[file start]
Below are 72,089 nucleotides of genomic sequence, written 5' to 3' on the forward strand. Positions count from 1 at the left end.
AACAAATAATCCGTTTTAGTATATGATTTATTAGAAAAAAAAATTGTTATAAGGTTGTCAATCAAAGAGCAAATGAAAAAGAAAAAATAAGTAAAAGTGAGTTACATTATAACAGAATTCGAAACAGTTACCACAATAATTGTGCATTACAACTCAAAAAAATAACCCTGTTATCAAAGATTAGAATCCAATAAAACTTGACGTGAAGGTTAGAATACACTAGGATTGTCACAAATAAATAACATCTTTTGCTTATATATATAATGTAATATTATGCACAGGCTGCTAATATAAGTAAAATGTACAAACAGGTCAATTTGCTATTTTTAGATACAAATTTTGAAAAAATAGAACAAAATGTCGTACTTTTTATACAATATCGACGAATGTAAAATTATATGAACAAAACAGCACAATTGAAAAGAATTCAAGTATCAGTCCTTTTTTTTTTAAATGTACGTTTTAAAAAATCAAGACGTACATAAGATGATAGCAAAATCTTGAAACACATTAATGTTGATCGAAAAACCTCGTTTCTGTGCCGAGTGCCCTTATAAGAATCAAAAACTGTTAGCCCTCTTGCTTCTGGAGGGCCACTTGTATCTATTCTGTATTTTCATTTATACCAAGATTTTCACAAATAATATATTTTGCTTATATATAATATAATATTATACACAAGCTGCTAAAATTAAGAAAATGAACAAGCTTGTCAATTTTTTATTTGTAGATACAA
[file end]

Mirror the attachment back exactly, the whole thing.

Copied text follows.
Below are 72,089 nucleotides of genomic sequence, written 5' to 3' on the forward strand. Positions count from 1 at the left end.
AACAAATAATCCGTTTTAGTATATGATTTATTAGAAAAAAAAATTGTTATAAGGTTGTCAATCAAAGAGCAAATGAAAAAGAAAAAATAAGTAAAAGTGAGTTACATTATAACAGAATTCGAAACAGTTACCACAATAATTGTGCATTACAACTCAAAAAAATAACCCTGTTATCAAAGATTAGAATCCAATAAAACTTGACGTGAAGGTTAGAATACACTAGGATTGTCACAAATAAATAACATCTTTTGCTTATATATATAATGTAATATTATGCACAGGCTGCTAATATAAGTAAAATGTACAAACAGGTCAATTTGCTATTTTTAGATACAAATTTTGAAAAAATAGAACAAAATGTCGTACTTTTTATACAATATCGACGAATGTAAAATTATATGAACAAAACAGCACAATTGAAAAGAATTCAAGTATCAGTCCTTTTTTTTTTAAATGTACGTTTTAAAAAATCAAGACGTACATAAGATGATAGCAAAATCTTGAAACACATTAATGTTGATCGAAAAACCTCGTTTCTGTGCCGAGTGCCCTTATAAGAATCAAAAACTGTTAGCCCTCTTGCTTCTGGAGGGCCACTTGTATCTATTCTGTATTTTCATTTATACCAAGATTTTCACAAATAATATATTTTGCTTATATATAATATAATATTATACACAAGCTGCTAAAATTAAGAAAATGAACAAGCTTGTCAATTTTTTATTTGTAGATACAA